Gene Replacement Therapy for Spinal Muscular Atrophy and Subacute Liver Failure

A recent study (AG Feldman et al. J Pediatr 2020; 225: 252-258. Subacute Liver Failure Following Gene Replacement Therapy for Spinal Muscular Atrophy Type 1) describes two children who developed subacute liver failure after treatment with onasemnogene (AVXS-101). This gene therapy was approved by the FDA in 2019 and more than 335 children have been treated. Both children presented about 3-8 weeks after their AVXS-101 infusion (despite steroid therapy), at 6 months of age and 20 months of age respectively, with ALT values above 1600 and INR of at least 1.5 (despite Vitamin K). Both had liver biospies and then were treated with methylprednisolone, starting at 20 mg/kg/day.

Key points:

  • The authors speculate that subacute liver failure was due to a systemic hyperinflammatory reaction
  • The authors recommend screening prior to AVXS-101 therapy with LFTs, GGT, and INR; if baseline labs are elevated, further workup is recommended (eg. A1AT, HBV, HCV, ANA, anti-SMA, anti-LKM, and ultraound)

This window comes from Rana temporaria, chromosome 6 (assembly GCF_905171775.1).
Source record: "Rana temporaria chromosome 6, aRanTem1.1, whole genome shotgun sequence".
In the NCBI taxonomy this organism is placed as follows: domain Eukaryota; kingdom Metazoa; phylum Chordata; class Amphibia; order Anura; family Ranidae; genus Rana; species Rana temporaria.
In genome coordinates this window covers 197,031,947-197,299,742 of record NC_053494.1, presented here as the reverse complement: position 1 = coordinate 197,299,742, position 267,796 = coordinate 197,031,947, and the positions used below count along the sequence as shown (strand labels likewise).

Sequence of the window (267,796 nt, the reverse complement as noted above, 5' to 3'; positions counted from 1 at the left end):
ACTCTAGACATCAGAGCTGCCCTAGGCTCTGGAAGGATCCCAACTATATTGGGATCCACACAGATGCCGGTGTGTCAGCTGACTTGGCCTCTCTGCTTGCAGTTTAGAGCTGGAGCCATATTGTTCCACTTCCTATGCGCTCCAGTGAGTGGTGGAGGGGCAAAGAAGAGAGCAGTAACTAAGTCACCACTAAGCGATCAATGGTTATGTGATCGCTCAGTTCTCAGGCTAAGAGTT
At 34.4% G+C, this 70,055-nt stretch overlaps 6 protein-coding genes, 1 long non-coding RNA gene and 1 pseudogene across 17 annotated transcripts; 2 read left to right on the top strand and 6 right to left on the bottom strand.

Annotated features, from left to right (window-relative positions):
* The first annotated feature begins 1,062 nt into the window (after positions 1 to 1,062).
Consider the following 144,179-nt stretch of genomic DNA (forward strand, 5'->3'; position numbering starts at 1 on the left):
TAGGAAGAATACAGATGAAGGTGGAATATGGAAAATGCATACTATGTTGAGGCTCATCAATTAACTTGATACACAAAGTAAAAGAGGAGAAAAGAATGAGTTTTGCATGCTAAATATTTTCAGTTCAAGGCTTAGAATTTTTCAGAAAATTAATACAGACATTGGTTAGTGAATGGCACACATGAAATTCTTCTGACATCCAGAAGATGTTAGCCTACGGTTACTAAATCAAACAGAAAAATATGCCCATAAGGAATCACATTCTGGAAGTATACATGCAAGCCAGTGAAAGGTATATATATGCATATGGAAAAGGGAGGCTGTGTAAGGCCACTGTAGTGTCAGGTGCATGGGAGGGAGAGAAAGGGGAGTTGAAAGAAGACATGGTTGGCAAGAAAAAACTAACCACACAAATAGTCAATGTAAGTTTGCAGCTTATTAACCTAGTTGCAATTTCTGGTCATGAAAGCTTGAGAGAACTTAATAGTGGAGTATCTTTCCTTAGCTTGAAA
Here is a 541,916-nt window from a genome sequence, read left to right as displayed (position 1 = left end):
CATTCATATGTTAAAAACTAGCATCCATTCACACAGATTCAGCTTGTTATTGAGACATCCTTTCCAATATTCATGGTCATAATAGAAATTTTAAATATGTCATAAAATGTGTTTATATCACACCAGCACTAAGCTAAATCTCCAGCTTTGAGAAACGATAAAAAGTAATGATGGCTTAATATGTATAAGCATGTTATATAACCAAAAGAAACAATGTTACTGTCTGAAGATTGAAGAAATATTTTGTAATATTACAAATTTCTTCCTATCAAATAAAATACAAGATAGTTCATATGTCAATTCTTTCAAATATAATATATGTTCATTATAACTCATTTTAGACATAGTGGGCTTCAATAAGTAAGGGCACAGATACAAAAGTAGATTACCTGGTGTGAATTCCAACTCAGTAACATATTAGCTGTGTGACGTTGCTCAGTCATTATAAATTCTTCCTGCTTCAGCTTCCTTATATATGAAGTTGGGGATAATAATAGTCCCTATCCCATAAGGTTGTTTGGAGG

• While this reaction has been with AVXS-101, there are other gene therapies with adenovirus-vector which could trigger similar reactions
  • The authors note that the “package insert for onasemnogene recommends prednisolone (1 mg/kg/day) should be given in the 24 hours before infusion and should be continued for 30 days after infusion.”
  • After infusion, it is “necessary to monitor liver tests frequently in the first 2 months”

My take: This new therapy’s risks are substantial; however, the benefits from treatment can be life-altering as well.

Related blog post: Understanding the New Therapies for Spinal Muscular Atrophy